Probate and wills
– managing the affairs of a person who has died
When a person passes away, all that they owned and possessed is referred to as their estate. The estate is normally passed on to surviving relatives and friends, usually by instruction in accordance with their will. If the person has died without having left a will, the matters of the estate will be managed and shared out according to (legal) “the rules of intestacy”.
Probate is the legal process that is applied when someone applies for the right to manage the affairs of a person who has died. The cost of probate is usually split between the fixed costs (the application fee payable to the Court), and the variable costs (those of the solicitor) you use.
However, it must be noted that only legally married or those in legal civil partners and some other close relatives can inherit from the estate at the time of death under the rules of intestacy. Divorcees and this in ended civil partnerships cannot inherit under the rules of intestacy.
We can help you with any associated service, whether it’s making a Will and Lasting Powers of Attorney or the administering of estates and the gifting of property.
If you are the executor of a will or you are the closest blood-relative of someone who may have died, we full appreciate this may be a very challenging time. We can provide the legal and professional help you need to deal with their estate.
Also, for situations where family members may not be in the position to manage their own financial affairs and property, we will help you protect their assets.
Please do get in touch if you want further details of the rules surrounding inherency and the rules of intestacy and for further information relating to surviving children, grandchildren or great grandchildren of the person who has died.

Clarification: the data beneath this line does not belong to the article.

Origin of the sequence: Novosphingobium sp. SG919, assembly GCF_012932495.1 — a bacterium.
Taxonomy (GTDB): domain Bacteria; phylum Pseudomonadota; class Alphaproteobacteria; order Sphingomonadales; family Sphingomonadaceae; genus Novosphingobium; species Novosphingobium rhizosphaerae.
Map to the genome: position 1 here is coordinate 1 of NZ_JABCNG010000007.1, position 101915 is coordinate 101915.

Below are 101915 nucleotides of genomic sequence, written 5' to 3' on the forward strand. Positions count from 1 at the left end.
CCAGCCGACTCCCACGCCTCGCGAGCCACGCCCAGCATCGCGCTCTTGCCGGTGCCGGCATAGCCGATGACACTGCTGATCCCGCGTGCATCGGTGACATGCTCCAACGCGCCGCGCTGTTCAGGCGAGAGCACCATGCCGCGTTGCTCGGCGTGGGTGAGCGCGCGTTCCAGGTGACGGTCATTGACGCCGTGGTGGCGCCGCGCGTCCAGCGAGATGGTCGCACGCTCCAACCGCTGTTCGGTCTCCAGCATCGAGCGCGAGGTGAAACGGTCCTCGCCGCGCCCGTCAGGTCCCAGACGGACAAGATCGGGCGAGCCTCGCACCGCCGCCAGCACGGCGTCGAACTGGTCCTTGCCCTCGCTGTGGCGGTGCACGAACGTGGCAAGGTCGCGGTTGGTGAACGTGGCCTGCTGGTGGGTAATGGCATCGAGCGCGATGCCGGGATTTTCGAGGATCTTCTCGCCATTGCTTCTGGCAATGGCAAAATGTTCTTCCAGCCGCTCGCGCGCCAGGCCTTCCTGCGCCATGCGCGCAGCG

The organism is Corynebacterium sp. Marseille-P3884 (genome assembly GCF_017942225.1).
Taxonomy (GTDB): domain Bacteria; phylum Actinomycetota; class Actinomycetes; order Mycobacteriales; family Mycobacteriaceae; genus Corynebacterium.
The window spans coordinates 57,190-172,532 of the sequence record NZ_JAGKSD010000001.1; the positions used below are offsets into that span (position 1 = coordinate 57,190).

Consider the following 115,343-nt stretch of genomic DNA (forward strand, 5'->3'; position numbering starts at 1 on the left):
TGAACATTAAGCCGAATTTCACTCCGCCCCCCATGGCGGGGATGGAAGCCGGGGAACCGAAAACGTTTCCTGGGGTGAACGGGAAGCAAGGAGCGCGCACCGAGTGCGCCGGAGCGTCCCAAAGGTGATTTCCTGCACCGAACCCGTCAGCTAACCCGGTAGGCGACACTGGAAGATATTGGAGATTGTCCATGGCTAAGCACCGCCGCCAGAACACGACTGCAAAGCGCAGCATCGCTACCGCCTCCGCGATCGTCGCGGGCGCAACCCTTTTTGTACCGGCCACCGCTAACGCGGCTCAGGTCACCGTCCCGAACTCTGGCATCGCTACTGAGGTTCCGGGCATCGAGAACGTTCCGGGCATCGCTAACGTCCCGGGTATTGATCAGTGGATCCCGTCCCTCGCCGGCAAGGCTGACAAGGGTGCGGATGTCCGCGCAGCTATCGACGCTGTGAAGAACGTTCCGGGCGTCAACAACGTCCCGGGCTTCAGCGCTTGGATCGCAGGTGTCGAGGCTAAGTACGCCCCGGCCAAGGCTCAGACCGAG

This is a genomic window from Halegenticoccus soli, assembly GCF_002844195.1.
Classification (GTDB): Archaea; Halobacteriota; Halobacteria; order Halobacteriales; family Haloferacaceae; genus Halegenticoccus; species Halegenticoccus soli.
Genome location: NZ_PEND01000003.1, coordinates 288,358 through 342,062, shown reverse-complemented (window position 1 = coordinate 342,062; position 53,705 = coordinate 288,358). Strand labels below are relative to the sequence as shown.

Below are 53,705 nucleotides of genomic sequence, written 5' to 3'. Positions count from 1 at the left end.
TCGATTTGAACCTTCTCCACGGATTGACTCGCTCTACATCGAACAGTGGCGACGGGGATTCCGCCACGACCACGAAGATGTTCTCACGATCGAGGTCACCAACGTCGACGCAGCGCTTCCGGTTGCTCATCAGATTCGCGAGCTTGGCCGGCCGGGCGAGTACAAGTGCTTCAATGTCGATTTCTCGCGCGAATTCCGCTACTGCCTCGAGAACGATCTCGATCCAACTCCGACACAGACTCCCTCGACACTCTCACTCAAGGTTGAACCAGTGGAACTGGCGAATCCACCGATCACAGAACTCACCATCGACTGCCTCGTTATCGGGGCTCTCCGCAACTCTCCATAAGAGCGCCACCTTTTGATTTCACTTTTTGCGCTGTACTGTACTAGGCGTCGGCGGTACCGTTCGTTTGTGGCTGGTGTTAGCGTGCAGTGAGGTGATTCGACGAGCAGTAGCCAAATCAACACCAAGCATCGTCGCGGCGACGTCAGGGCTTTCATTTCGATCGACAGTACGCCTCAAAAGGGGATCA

The Law Society has set an initial fee of 0.75% of the value of the property, together with 1.5% of the value of other assets, and other charges on top of that adding a further up-to 2.5%.
However, at RHF we think it is much more fair and equitable to determine the fees according to the complexity of the estate requirements rather than the size and value of the estate.
Do bear in mind that some probate matters can be more complex, and these unexpected complications can increase the cost of the probate charges. An aggressive and argumentative probate case can increase the costs, for example, as a result of having to undertake conciliatory discussions. Also, any debts that the deceased many have had before their death (such as an overdraft, unpaid water bill) will have to be paid out from the estate.
It can sometime be very difficult to know instantly what may be required and precisely how much advice and help is needed, so we may ask you to complete a questionnaire before we start any work so that we can not only give you a more accurate idea of what the process will cost you, but we in turn can get to know in more detail about your matter.
RHF’s maximum hourly rate is set at £350 + VAT. However, our probate practitioners’ hourly charging rates vary between £200 + VAT and £300 + VAT depending on their individual level of experience and that which is required.
The following disbursements (statutory, fixed third-party charges outside those of the practitioners) will also need to be added, and these typically include, but may not be limited to:
Probate Court fee, currently £155
Office copy of the Grand £.050 per copy
Trustee Act Notices in the London and any local Gazette (if required) – these range between £200 and £400 + VAT
ID verification charge £15
Bank Transfer Fee for sending monies £20.00 + VAT
A simple probate service with a straightforward tax return, no property sale, one or two bank accounts and only one or two beneficiaries would typically cost between £1,000 + VAT and £1,500 + VAT.
For a more complex (yet uncontentious) probate involving, for example, an inheritance tax return, multiple current, savings, shares and pension accounts and the sale of property would typically cost between £2,000 + VAT and £4,000 + VAT